Setting patient expectations

We’ve all experienced a complaint from a patient where their orthotics are not doing what they expected it to do or looks different to what they had in mind. Many quibbles can be avoided just by setting the patients expectations BEFORE you prescribe the device.

Your patients should always be informed about the limitations of orthoses as well as the benefits. It is important that they have realistic expectations before making an informed decision to proceed with orthotic therapy.


We suggest the following before taking a foot impression:


  • Show the patient a sample so the patient has an idea of what theirs will look like. Here they may comment about bulk, shoes, rigidity etc. It gives you the opportunity to discuss this before the patient has parted with their pennies. You may end up settling for more padding, a more flexible material or simply a different colour top cover! Yes, colour can play an important role in how a patient tolerates an orthotic!
  • Orthoses may be only a small part of the overall treatment plan. They must not ignore other elements of the treatment program. For example exercises, manual therapy, weight loss, footwear etc
  • New footwear may be required. This is a big one for patients. Expectations need to be set on what shoes will work with an orthotic. More on this in another blog!
  • More than one prescription may be required if your patient has various types of footwear or has specific footwear for sport or work. Perhaps a more aggressive approach is needed with day-to-day shoes, but a more slimline design can be tailored for a dress shoe, or a more/less rigid material is required for specific sports etc. For the best therapeutic effect, the patient needs to actually wear them so needs to be designed to fit in with their activities and lifestyle!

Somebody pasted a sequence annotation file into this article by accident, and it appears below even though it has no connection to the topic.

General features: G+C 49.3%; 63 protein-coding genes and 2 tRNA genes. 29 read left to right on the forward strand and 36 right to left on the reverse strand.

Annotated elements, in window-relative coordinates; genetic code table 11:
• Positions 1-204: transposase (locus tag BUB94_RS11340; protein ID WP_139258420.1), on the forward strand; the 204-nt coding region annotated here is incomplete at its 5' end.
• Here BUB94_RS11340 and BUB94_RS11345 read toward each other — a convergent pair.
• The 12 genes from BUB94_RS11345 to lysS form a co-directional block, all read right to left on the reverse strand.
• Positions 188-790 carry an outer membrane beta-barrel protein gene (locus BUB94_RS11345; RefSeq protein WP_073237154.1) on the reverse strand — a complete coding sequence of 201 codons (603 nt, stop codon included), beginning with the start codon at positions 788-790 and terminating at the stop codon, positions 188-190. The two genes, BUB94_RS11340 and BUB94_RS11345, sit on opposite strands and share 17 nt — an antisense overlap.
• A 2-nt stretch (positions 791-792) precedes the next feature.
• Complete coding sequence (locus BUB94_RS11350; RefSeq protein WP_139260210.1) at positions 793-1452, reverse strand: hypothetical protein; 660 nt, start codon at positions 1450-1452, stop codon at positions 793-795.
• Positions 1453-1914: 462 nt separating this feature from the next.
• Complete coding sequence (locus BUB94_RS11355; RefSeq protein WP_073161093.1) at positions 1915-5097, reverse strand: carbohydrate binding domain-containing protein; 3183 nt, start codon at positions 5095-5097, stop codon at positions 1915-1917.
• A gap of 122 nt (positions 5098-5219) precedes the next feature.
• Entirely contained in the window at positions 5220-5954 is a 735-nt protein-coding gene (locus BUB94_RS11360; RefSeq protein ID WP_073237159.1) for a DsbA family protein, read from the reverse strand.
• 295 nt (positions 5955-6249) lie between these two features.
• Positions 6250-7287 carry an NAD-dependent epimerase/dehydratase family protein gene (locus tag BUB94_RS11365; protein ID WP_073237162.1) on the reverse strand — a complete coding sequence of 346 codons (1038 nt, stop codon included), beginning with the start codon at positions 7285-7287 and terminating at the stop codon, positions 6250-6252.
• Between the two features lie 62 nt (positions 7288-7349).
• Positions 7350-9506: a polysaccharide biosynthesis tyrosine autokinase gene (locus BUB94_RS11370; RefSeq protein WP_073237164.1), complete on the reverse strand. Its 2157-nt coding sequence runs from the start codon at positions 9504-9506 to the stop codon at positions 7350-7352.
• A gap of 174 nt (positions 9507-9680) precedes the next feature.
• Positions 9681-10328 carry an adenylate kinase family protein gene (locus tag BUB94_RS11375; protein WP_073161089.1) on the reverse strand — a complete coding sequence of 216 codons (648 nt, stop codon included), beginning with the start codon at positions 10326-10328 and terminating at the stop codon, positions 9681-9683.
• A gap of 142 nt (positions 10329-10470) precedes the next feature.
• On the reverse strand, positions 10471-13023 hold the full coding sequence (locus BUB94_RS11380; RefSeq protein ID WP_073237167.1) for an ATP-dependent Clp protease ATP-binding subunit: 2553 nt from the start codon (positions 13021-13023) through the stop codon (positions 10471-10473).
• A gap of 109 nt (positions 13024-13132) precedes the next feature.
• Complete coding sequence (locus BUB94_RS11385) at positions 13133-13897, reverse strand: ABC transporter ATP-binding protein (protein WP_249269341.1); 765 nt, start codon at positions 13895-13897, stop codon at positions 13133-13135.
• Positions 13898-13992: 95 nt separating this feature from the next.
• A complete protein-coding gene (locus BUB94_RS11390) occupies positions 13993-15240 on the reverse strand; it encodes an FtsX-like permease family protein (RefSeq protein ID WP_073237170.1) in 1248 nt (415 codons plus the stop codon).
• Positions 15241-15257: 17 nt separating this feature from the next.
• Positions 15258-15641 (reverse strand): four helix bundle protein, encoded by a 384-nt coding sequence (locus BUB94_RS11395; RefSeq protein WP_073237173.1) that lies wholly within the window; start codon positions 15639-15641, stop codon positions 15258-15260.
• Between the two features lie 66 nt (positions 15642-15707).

• Custom orthoses are a bespoke device and may require adjustments specific to the individual patient and their needs. We all know there are seemingly a million different ways to exert the same therapeutic effect with an orthotic and making the patient aware that there may be more than one way of getting them better is worthwhile. It covers you for adjustments and modifications if needed further down the line.
  • The cost of the device generally reflects the time and expertise required to design and manufacture them, not the materials within. Furthermore, Custom made devices do not attract the same consumer rights of return as other mass-produced products.
  • Success is not 100% guaranteed - the same as any surgical procedure or medication for example. Put this into perspective for them.
  • And this bomb shell… orthoses are NOT designed to realign your foot posture as shown in the below diagram we’ve all seen many many times before! Orthotics are designed to change the kinematics (the stresses going on internally – things we can’t always see). You will always get a patient or more likely, a mother of a patient saying, “but my/their feet are still rolling in”. YES this might be the case, but it definitely does NOT mean that the orthotic is not doing its job.


  • Finally, I would highly recommend asking your patients what their expectations are. How do they feel about orthotic therapy, what do they expect from their treatment.

If you highlight and discuss the above with your patients prior to prescribing an orthotic then you will likely run into far fewer confrontations.


I cannot express enough…Patient education is KEY!!